This advice is similar to advice I’ve been giving for years when it comes to a supply chain in China. Simply put, “your order will be late; plan accordingly”. When I was supplying parts to a large American motorcycle company, I knew that I had to buffer uncertainty with inventory. They often couldn’t give reliable forecasts (or I should say, their forecasts didn’t always filter through the other supply chain members reliably), so I had to keep weeks or months worth of product on the floor to compensate. And that was just the customer – the suppliers were a whole other ration of uncertainty. This is the dirty little secret of the JIT revolution – the inventory levels are often still there, just held by someone other than the OEM.

If you actually both to read past the first chapter in any book on JIT, you will see that stability is a prerequisite for a JIT system – stability in demand and in supply. The system can’t work in chaos. Most Chinese supply chains are far too chaotic to be part of a JIT system (for Apple this is not the case, but chances are if you are reading this blog, the rule applies).

I could go into the math of how to calculate an inventory level based on your target fulfillment goal, but suffice it to say, you are wise to keep some stock on hand. Much cheaper than airfreight.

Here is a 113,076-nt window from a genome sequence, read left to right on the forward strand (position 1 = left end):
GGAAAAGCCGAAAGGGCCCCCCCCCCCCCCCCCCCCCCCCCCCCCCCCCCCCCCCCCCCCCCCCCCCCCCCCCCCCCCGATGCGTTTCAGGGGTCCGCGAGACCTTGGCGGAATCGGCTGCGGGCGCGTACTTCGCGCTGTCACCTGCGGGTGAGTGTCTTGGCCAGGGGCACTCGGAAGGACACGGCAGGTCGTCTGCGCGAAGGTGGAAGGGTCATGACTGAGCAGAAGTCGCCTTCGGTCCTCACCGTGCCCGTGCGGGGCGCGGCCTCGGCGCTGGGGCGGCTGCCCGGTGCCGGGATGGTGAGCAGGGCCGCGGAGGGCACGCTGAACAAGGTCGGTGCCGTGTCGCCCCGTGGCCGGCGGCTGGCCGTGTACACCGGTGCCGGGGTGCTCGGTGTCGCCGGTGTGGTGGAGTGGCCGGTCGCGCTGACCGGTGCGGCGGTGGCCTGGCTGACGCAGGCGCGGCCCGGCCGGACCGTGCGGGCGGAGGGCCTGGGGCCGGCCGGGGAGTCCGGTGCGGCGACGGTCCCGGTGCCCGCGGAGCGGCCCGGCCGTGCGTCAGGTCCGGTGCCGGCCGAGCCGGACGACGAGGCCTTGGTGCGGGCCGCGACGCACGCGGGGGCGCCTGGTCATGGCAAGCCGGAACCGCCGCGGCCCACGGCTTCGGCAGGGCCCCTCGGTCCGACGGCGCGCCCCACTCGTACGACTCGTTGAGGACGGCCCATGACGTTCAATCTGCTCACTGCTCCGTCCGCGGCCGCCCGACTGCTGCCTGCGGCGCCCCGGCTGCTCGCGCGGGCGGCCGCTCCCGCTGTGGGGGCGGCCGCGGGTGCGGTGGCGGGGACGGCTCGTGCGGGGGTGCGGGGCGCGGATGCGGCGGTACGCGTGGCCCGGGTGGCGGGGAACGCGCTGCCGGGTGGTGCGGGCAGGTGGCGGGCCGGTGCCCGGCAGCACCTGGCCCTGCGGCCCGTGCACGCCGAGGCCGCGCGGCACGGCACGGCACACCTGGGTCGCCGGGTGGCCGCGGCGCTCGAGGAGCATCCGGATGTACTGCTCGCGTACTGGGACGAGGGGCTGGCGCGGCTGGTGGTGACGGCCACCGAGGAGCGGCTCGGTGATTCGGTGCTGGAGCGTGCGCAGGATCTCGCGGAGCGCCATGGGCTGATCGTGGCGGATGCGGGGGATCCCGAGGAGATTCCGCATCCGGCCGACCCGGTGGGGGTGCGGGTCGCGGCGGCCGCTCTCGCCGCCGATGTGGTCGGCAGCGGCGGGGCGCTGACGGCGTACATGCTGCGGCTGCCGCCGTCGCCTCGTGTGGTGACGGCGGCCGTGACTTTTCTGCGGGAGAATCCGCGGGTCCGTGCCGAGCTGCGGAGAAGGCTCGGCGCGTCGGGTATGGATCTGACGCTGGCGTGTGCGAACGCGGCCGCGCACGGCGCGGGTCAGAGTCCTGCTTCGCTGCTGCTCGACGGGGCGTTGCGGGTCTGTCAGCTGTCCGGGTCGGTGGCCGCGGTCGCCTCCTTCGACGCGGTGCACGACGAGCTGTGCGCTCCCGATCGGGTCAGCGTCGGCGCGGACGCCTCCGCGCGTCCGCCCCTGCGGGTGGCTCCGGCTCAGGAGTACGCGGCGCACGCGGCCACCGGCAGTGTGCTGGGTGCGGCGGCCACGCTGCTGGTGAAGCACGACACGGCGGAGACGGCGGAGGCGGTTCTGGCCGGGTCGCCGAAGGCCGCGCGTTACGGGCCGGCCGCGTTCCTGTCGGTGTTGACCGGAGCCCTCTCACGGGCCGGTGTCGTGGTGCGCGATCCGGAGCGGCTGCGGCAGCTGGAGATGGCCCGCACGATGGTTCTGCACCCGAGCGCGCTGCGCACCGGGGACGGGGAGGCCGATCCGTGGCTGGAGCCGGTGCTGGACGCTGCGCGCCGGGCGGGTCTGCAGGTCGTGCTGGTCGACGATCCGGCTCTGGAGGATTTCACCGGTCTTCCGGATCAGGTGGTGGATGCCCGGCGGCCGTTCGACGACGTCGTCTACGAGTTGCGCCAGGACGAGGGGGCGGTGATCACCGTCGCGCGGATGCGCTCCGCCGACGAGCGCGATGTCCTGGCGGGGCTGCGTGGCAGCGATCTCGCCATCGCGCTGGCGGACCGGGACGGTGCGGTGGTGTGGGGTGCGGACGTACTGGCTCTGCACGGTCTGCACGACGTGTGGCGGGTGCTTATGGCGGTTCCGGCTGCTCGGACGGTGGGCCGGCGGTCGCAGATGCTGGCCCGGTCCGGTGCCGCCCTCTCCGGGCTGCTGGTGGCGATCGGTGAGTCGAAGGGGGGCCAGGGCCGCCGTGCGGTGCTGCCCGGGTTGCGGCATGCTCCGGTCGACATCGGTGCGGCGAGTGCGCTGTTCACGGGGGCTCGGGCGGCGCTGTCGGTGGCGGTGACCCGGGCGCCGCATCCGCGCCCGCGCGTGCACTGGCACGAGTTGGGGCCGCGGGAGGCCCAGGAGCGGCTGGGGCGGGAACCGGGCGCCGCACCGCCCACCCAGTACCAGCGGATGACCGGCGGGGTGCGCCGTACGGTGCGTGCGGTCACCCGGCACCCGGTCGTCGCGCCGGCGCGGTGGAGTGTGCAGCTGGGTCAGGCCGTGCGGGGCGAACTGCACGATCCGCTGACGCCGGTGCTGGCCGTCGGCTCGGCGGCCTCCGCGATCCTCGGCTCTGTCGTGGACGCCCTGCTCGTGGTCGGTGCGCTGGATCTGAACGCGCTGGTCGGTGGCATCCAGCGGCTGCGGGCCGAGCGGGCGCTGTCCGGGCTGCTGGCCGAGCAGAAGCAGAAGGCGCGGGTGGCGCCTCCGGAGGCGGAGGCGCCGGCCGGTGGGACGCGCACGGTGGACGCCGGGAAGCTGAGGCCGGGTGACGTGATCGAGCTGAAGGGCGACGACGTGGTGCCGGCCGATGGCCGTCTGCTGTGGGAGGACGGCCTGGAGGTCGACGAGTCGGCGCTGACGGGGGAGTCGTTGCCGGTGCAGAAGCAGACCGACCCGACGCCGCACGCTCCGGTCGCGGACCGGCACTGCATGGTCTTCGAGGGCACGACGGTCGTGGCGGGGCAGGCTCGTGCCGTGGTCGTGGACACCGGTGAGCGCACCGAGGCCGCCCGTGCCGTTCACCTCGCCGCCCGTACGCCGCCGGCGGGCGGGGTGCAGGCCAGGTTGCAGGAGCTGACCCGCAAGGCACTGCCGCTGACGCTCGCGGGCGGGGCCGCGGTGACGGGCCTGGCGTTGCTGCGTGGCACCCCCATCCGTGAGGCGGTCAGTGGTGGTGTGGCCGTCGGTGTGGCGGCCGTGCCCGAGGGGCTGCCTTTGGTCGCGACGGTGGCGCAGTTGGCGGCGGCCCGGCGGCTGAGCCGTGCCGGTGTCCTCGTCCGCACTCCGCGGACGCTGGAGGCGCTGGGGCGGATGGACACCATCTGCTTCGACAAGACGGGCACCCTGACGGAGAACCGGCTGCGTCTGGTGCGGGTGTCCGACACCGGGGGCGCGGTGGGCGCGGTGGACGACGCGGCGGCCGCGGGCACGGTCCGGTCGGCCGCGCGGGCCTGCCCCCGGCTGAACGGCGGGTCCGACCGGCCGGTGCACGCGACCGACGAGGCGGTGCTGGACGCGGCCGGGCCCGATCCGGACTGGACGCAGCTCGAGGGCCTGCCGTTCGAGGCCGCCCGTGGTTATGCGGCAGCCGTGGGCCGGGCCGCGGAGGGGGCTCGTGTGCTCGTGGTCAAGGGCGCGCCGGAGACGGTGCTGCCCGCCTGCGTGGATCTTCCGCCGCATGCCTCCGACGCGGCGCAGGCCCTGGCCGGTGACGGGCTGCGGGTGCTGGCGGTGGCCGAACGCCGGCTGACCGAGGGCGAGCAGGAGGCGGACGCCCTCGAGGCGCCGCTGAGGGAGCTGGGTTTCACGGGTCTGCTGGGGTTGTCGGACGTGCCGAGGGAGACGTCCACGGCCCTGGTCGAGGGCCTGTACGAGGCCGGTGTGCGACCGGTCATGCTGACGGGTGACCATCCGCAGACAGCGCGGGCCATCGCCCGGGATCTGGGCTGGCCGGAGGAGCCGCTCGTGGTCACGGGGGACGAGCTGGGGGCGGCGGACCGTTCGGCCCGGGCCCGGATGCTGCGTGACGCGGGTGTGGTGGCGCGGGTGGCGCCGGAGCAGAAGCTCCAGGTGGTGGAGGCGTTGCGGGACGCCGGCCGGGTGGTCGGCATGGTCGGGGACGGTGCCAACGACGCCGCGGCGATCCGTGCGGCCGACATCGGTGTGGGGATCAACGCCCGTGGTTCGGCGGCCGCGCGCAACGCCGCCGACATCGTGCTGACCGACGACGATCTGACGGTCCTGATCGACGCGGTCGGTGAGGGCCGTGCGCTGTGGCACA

As for single sourcing, some products don’t have the volume to have multiple sources, but whenever we have a client with substantial order quantities, I always recommend having at least two sources for each component. I also encourage clients to develop domestic sources to support 20% of the normal production, and make sure they have capacity to handle increased orders if there are problems with the Chinese suppliers.

So, when you come to China, do NOT expect to run the supply chain the way the new text books say. Go old school and put some fat in the system. Just in case.

0 replies

Leave a Reply

Want to join the discussion?
Feel free to contribute!

Leave a Reply

Your email address will not be published. Required fields are marked *